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Paphos Mosaics 14 – Three Women

September 15, 2013


You may be wondering why this photo has been taken at an odd angle? Similar to the Poseidon mosaic I wrote about last week, The Department of Antiquities have closed off the area to visitor access and so the picture had to be taken at a distance. The mosaic is open to the elements and restricting tourist movement assists with its preservation; I hope that work to cover the area will be undertaken soon to avoid damage through sun bleaching.

The mosaic is of three women who may be the Fates, the Erinyes or simply noble women. Unfortunately there are no words or features within the piece that aid in their identification. However, as none of the attributes usually associated with goddesses are present I would suggest that they are most likely noble women. The House of Theseus where this is located was a palatial residence for a rich family, it might be suggested that this is a representation of ladies from the household.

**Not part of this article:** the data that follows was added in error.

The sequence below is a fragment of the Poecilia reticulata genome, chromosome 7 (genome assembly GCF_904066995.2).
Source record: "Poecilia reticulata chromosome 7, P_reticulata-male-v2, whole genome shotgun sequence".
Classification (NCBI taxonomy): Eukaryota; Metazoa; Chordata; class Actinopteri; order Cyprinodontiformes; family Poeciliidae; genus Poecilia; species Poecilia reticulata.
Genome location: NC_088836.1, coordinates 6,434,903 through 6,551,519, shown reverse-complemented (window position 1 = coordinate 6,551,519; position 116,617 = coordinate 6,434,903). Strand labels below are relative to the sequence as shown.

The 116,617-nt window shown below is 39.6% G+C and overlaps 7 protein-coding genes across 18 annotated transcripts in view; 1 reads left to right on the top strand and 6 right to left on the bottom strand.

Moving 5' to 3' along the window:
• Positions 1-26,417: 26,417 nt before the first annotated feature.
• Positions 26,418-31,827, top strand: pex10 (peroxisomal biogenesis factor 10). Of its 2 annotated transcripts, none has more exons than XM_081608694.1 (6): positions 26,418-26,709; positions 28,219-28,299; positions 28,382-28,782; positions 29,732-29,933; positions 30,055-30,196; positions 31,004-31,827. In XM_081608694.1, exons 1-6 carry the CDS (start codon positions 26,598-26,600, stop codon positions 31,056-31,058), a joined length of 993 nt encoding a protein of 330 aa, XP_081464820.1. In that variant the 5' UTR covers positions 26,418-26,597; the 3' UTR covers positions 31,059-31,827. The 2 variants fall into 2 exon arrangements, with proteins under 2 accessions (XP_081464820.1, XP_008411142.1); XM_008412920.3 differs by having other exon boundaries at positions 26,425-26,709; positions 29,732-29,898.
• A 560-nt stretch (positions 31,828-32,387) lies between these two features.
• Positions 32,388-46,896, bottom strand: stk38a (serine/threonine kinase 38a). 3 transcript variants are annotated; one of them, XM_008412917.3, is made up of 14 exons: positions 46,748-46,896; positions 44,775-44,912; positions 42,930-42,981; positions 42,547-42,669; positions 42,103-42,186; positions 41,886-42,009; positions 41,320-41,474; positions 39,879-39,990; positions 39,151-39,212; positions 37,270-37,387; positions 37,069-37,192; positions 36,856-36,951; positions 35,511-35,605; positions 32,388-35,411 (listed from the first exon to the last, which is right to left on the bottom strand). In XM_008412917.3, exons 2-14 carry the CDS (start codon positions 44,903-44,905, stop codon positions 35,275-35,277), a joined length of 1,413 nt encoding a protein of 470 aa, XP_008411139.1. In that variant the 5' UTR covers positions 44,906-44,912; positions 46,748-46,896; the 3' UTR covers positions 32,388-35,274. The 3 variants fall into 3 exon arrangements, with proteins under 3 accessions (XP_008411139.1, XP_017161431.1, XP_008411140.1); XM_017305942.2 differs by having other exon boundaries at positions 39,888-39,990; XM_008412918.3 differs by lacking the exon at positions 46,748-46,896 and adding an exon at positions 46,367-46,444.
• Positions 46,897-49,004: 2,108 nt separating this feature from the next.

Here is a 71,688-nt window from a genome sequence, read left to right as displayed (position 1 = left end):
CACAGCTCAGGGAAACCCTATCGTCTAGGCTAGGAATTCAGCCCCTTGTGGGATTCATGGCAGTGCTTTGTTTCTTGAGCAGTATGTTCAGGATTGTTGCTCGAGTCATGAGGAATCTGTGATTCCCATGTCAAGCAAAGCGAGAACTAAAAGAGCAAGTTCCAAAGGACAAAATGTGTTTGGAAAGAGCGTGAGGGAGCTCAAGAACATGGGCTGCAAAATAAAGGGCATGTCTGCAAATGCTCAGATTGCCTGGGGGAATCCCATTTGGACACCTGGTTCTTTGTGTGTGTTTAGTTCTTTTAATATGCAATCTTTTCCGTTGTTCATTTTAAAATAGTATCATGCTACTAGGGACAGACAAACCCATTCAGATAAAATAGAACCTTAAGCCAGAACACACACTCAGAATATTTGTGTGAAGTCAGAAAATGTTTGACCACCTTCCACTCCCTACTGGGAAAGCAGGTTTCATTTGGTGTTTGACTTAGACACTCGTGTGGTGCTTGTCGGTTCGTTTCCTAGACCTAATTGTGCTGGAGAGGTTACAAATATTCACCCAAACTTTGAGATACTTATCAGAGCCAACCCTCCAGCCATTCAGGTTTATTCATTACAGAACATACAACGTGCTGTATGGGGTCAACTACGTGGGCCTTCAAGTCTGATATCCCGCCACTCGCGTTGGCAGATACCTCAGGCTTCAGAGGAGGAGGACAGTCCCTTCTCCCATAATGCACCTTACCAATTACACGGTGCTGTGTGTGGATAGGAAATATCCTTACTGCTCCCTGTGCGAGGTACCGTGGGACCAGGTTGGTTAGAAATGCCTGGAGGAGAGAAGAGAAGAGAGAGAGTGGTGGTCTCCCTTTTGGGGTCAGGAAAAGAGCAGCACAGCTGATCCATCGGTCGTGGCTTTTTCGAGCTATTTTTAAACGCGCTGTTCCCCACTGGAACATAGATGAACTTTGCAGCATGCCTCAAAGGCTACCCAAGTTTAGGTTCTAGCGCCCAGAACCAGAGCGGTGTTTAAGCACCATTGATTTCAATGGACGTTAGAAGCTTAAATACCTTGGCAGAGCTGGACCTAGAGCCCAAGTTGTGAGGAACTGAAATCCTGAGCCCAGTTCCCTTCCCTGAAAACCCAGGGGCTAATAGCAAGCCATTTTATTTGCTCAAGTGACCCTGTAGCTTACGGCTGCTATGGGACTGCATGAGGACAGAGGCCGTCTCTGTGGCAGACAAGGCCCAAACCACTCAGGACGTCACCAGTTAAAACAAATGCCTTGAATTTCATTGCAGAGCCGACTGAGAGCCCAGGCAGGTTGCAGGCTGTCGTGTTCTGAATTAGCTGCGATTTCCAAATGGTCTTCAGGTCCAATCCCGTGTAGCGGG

This mosaic is exceptionally well preserved and even though there is no action or mythological nature to this piece it is a beautiful and fascinating work. This is of particular importance as it demonstrates that decorative mosaics could vary quite considerably in the scenes they portrayed which could include everyday people. Given our tendency in modern times to adorn our houses with photos of friends and family it is probable that Roman families undertook a similar approach with what means were available.


From → Art

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  1. The Paphos Mosaic Series | David Allsop Classics

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